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18th SFS works hand-in-paw for defense of Kadena

U.S. Air Force Senior Airman Rena Bissett, 18th Security Forces Squadron Military Working Dog handler, pets her MWD, Judi, April 13, 2016, at Kadena Air Base, Japan. Bissett and Judi have been working together for almost one year, and have already formed a deep bond. (U.S. Air Force photo by Airman 1st Class Lynette M. Rolen)

U.S. Air Force Senior Airman Rena Bissett, 18th Security Forces Squadron Military Working Dog handler, pets her MWD, Judi, April 13, 2016, at Kadena Air Base, Japan. Bissett and Judi have been working together for almost one year, and have already formed a deep bond. (U.S. Air Force photo by Airman 1st Class Lynette M. Rolen)

U.S. Air Force Senior Airman Rena Bissett, 18th Security Forces Squadron Military Working Dog handler, compliments her MWD, Judi, for good behavior April 13, 2016, at Kadena Air Base, Japan. MWDs are trained to work with their handlers and obey their commands. (U.S. Air Force photo by Airman 1st Class Lynette M. Rolen)

U.S. Air Force Senior Airman Rena Bissett, 18th Security Forces Squadron Military Working Dog handler, compliments her MWD, Judi, for good behavior April 13, 2016, at Kadena Air Base, Japan. MWDs are trained to work with their handlers and obey their commands. (U.S. Air Force photo by Airman 1st Class Lynette M. Rolen)

KADENA AIR BASE, Japan -- Military Working Dog handlers play a critical part in the defense of Kadena.

This defense can only be maintained when there is a healthy relationship between a MWD handler and their dog.

The mission is accomplished through teamwork and the bond between a handler and their MWD.

"Without that bond, you're not going to have a good dog team," said Staff Sgt. Dominic LaForest, 18th Security Forces Squadron MWD handler. "That bond is inseparable. Every bond with every dog is different, some bonds will be stronger than others, but for the most part every handler has a bond with their dog and it's crucial for the mission to get done."

With the teamwork of dogs and handlers, the Air Force and its Airmen can be kept safe.

"It's your partner, it's your kid, it's your best friend; you're with them all the time. When you go down range, you're with them 24/7," LaForest said. "It's just like having that person there 24/7 - you have to rely on that dog to save your life, and if you don't have that trust between you and your dog, your dog will sense it and the bond's not going to be there."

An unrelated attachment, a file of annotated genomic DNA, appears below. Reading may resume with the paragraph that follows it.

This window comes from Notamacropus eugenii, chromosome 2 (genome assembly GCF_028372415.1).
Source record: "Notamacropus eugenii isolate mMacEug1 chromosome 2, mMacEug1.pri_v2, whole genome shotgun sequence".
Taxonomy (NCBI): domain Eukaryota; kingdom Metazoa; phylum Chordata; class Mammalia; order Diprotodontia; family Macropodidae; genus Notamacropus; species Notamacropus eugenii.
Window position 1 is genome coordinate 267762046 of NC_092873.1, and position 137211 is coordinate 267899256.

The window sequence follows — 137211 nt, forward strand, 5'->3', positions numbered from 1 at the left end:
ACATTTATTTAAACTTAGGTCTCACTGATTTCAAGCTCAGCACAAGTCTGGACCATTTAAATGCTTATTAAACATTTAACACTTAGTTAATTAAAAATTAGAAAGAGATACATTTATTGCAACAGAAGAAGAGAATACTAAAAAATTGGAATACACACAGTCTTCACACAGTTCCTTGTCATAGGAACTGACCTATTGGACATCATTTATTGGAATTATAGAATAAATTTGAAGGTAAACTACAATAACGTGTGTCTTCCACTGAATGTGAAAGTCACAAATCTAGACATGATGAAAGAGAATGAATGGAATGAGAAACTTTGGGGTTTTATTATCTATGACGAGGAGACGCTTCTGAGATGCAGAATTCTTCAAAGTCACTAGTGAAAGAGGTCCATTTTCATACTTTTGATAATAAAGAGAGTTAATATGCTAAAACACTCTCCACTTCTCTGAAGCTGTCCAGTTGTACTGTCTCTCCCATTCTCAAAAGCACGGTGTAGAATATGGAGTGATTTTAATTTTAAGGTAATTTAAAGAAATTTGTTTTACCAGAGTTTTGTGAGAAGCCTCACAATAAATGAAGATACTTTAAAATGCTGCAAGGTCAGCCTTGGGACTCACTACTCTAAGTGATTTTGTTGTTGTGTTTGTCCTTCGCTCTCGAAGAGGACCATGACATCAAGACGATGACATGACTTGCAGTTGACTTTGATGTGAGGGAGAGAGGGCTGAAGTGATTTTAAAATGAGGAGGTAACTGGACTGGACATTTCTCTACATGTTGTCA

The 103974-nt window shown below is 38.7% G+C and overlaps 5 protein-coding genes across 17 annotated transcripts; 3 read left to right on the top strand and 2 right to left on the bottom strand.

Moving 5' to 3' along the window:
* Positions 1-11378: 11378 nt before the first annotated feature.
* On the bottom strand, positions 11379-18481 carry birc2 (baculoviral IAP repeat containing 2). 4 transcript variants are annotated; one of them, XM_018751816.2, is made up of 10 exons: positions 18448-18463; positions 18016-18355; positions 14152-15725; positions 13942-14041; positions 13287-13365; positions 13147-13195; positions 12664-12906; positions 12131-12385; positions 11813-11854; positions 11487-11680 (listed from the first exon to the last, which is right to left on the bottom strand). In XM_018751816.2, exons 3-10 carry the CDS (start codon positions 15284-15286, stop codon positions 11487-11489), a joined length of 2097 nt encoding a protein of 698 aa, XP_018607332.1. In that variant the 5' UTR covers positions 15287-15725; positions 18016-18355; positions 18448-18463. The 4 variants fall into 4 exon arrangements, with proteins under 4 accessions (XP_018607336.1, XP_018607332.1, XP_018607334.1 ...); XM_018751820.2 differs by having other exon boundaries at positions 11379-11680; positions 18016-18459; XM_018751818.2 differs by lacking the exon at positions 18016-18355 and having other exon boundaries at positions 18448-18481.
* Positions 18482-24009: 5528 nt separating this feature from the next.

To strengthen their bond, both dog and handler go through training together.

"Every day, we're together," said LaForest. "From the minute you pull your dog out to the minute you put your dog back in the kennel, there's always going to be training going on. Any command you give your dog, you're training your dog to be obedient to what they already know."

The dogs go through much training before they are finally paired with a handler. Training begins as early as 10 weeks of age and they are constantly monitored for traits that would make them ideal for military service.

"They start off at Lackland and they go through about a 120-day course, depending on the dog's health," said LaForest. "Half of it is spent for detection training, the other half for patrol training. Once they get here (Kadena), it is just upkeep training, re-instilling what they have already been through."

The handler-MWD team is made more effective with the training that they both receive.

Senior Airman Rena Bissett, 18th SFS MWD handler, commented that there is more than meets the eye about the relationship with her MWD, Judi.

"I do definitely enjoy it," said Bissett. "It's really exciting to learn new things about my dog every day and learn how to be a better team. Because there's a lot more than what meets the eye about the training, and it's just about being a partner with the dog."

Bissett commented that Judi is like a best friend to her.

"I've never really been this close to an animal before," said Bissett. "But when I come to work, if I'm in a bad mood, I usually get in a happy mood just from seeing her and she always does random funny little things that make me happy."

Through this bond, both Bissett and Judi are an effective team.

"I trust her," said Bissett. "I feel that as if something were to really happen, like if someone was trying to hurt me, that she would have my back; it's a good feeling."

LaForest mentioned that he believes this is the best job.

"I've been doing this job for almost six years and I wouldn't trade it for anything," said LaForest. "I get to work with dogs all day. I get to see them grow from the time they get here to the time they retire. It's the greatest job that anybody could ask for."